City of Culture 2025 bid: The lessons Wakefield can learn from Hull's 2017 success

Wakefield’s bid to become the next UK City of Culture, if successful and done properly, could genuinely transform the district.

Wednesday, 23rd June 2021, 7:12 pm
Hull's City of Culture year in 2017 captured the imagination of the local public and visitors too.
Hull's City of Culture year in 2017 captured the imagination of the local public and visitors too.

I worked as a reporter in Hull when it was City of Culture 2017 and I saw first hand what a huge boost that gave the area.

It wasn’t just the regeneration and the money that flooded in, it was the feel-good factor and pride it gave the locals about where they lived.

Wakefield’s late bid might be a tad lastminute.com in terms of its timing, but its cultural credentials - The Hepworth, the Sculpture Park, the Coal Mining Museum and Capa College - are strong building blocks to start with.

The Deep submarium in Hull is one of the city's most popular attractions.

What matters though is a legacy for Wakefield if, and it remains a big if at this point, it can take the country’s culture crown in 2025.

Hull 2017 was an overwhelming triumph by pretty much every metric going.

Branded the UK’s worst place to live by Channel 4 in 2005 and lazily written off by people who’ve never been anywhere near the city, City of Culture has changed Hull beyond recognition.

It’s also helped to shift a lot of those negative perceptions propagated by outsiders, which in my view were deeply unfair anyway.

The Yorkshire Sculpture Park is one of the Wakefield district's most treasured public spaces.

Hull’s success was many years in the making and if Wakefield is to learn one lesson from it, it’s that prep is everything.

Experienced event organisers were drafted in early, headed by Martin Green, who’d been heavily involved in the London Olympics and recruited Danny Boyle to direct that famous opening ceremony.

With a CV like that, I doubt Green and his team came cheap, but in terms of value for money what they delivered was priceless.

Although he and his colleagues weren’t from Hull, they moved to the city years in advance, talked to people who knew it better than they did and immersed themselves in the place. All of that showed in the end product.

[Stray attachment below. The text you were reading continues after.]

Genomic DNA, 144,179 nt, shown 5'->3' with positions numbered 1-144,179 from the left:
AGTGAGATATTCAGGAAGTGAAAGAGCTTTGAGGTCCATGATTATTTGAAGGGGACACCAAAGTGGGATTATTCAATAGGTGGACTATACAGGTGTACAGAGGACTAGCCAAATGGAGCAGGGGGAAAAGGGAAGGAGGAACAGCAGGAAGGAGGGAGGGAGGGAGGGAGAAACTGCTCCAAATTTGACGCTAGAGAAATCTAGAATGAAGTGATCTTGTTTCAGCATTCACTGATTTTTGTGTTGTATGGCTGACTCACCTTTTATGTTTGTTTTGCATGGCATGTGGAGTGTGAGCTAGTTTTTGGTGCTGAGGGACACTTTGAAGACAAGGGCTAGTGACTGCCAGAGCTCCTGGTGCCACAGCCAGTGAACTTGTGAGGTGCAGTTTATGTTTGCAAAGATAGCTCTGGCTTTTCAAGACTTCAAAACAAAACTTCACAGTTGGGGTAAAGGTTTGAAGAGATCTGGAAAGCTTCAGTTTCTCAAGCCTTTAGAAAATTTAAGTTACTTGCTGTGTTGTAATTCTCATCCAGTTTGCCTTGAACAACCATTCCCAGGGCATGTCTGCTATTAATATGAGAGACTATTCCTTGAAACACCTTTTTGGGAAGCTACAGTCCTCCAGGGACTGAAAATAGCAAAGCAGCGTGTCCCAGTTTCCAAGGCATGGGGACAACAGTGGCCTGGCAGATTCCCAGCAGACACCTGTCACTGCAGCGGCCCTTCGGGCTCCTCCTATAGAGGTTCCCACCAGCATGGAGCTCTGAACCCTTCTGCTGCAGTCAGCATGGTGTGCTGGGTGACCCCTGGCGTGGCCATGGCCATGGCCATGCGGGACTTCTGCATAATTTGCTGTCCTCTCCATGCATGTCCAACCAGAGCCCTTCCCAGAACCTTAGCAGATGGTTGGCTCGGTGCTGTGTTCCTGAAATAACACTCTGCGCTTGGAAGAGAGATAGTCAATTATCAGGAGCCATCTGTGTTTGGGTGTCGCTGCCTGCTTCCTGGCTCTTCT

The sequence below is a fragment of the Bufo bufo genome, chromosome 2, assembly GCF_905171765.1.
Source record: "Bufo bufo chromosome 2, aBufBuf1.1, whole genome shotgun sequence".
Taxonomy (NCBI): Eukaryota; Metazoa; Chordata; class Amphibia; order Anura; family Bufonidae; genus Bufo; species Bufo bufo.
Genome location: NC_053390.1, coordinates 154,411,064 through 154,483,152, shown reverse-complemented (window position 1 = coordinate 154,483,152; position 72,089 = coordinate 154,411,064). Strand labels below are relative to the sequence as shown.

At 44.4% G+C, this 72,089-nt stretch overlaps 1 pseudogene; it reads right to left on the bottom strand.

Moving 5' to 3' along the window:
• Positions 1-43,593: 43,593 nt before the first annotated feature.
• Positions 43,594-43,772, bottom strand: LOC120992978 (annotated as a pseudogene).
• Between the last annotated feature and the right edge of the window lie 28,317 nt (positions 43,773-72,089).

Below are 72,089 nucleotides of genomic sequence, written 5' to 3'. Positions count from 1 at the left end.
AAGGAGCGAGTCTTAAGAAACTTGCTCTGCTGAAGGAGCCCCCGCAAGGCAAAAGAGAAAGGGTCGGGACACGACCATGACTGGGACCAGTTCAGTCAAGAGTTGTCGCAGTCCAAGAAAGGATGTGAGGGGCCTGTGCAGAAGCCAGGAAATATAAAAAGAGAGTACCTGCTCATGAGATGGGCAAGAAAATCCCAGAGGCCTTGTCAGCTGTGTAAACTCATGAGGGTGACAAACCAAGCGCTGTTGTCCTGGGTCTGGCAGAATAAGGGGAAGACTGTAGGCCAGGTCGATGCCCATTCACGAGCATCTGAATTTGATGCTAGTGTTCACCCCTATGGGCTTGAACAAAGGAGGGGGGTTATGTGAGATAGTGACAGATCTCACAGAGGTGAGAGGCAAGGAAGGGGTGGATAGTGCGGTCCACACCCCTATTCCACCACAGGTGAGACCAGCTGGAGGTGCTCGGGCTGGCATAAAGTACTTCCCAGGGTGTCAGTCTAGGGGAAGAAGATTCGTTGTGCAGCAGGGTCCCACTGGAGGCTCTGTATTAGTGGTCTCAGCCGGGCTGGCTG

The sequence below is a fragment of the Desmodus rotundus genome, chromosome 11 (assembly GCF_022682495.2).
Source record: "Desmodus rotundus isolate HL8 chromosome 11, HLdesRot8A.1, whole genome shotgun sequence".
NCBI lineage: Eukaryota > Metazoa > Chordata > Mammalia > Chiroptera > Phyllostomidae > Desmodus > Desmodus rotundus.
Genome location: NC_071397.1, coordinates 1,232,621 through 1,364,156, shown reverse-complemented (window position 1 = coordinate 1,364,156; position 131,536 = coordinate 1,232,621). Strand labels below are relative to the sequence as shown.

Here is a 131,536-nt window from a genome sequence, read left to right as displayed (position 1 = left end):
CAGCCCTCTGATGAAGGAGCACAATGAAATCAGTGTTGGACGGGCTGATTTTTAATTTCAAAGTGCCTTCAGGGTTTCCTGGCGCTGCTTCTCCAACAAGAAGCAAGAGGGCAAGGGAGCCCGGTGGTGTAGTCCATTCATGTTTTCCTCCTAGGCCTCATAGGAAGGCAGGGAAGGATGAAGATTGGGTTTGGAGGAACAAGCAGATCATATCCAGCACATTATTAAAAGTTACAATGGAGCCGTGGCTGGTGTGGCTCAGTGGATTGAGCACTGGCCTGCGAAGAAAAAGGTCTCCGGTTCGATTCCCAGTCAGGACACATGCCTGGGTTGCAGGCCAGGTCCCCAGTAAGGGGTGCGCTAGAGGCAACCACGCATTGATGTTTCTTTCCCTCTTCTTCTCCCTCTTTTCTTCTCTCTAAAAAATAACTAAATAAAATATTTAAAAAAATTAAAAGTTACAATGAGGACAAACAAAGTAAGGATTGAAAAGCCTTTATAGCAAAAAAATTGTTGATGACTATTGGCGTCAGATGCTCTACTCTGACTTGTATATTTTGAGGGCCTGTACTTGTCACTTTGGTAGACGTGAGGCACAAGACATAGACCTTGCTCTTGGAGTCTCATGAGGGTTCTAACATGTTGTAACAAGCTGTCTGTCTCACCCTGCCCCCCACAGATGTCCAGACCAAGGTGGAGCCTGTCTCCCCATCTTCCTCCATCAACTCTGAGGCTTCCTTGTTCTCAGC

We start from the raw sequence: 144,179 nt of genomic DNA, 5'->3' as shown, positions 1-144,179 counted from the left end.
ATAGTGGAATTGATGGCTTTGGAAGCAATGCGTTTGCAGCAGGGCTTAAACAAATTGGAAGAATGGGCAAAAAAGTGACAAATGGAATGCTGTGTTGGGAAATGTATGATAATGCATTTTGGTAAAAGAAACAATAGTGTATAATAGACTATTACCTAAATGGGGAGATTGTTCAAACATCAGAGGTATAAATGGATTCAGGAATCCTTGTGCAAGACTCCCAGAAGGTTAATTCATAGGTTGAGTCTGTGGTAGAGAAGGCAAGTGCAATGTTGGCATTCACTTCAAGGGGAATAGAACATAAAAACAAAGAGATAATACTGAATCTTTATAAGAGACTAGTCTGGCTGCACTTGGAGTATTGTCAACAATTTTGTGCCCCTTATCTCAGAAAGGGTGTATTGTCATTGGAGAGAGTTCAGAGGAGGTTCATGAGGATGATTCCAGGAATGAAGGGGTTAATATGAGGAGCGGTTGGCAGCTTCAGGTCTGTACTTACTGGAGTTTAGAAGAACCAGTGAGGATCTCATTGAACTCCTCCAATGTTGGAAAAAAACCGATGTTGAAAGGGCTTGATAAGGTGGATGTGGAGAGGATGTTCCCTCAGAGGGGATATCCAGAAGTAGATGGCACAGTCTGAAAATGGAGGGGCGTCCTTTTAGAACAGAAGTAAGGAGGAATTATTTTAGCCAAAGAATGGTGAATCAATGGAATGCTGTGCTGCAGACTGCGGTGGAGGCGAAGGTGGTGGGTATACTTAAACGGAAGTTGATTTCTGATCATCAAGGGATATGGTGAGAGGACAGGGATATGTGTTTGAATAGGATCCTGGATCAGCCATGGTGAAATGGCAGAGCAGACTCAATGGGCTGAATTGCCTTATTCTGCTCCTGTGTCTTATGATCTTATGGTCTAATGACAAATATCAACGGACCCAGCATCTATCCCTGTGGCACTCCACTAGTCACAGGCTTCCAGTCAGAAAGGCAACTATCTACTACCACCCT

Can a winning City of Culture bid benefit all parts of the Wakefield district?

A highly ambitious programme to stage an event, show, exhibition or display on every one of the year’s 365 days was realised. And rather than being generic stuff that could have been shown anywhere, pretty much all of it tied into a single narrative about Hull, its history, its industry and its people, which made it feel authentic.

Most of the festivities were free, which made it accessible. The city centre was repaved and benefited from huge investment, but events were also staged in parks and venues in the suburbs. It ensured that while visitors were hooked in from afar, lifelong locals were also fully onboard.

That’s one thing I’d love to see replicated if Wakefield’s bid is successful. It cannot just be about the shop window city centre and the content can’t just be something any of us could go and see in Leeds.

What happens should be as equally relevant to people in Hemsworth as it is in Horbury and engage people everywhere between Flanshaw and Ferrybridge. Without that, City of Culture risks being a brief one-night stand without a long-lasting impact and that’d be a waste.

A University of Hull study on the legacy of 2017 suggested Hull’s economy had benefited massively from the title and tourism numbers were continuing to rise pre-pandemic.

More importantly though, it gave a city’s folk loads to talk about and be proud of, both during and after 2017.

Barring the free ticketing sites crashing due to popular demand, I struggle to recall much going wrong at all, which for an event of its size is a miracle.

As with all these things there were cynics - ‘City of Culture???’ was incredulously used by people griping about everyday issues like litter and crime in the build-up to 2017 - but those voices were eventually drowned out by the success.

With crafty planning, good public relations and a compelling, coherent vision about what Wakefield should look like post-2025, there’s no reason at all why City of Culture would not be a real gamechanger for this area.

Like people, I believe every place has a story to tell and Wakefield’s is a great one. Mining, music, Romans, rugby league, wool and the Westgate Run - we’ve got loads to shout about.

Like 'Partridge Amongst the Pigeons' - the TV show idea Alan Partridge once desperately pitched to his BBC boss - it’s tempting to shrug City of Culture off as “just a title”.

But don’t knock it until you’ve tried it.

Local Democracy Reporting Service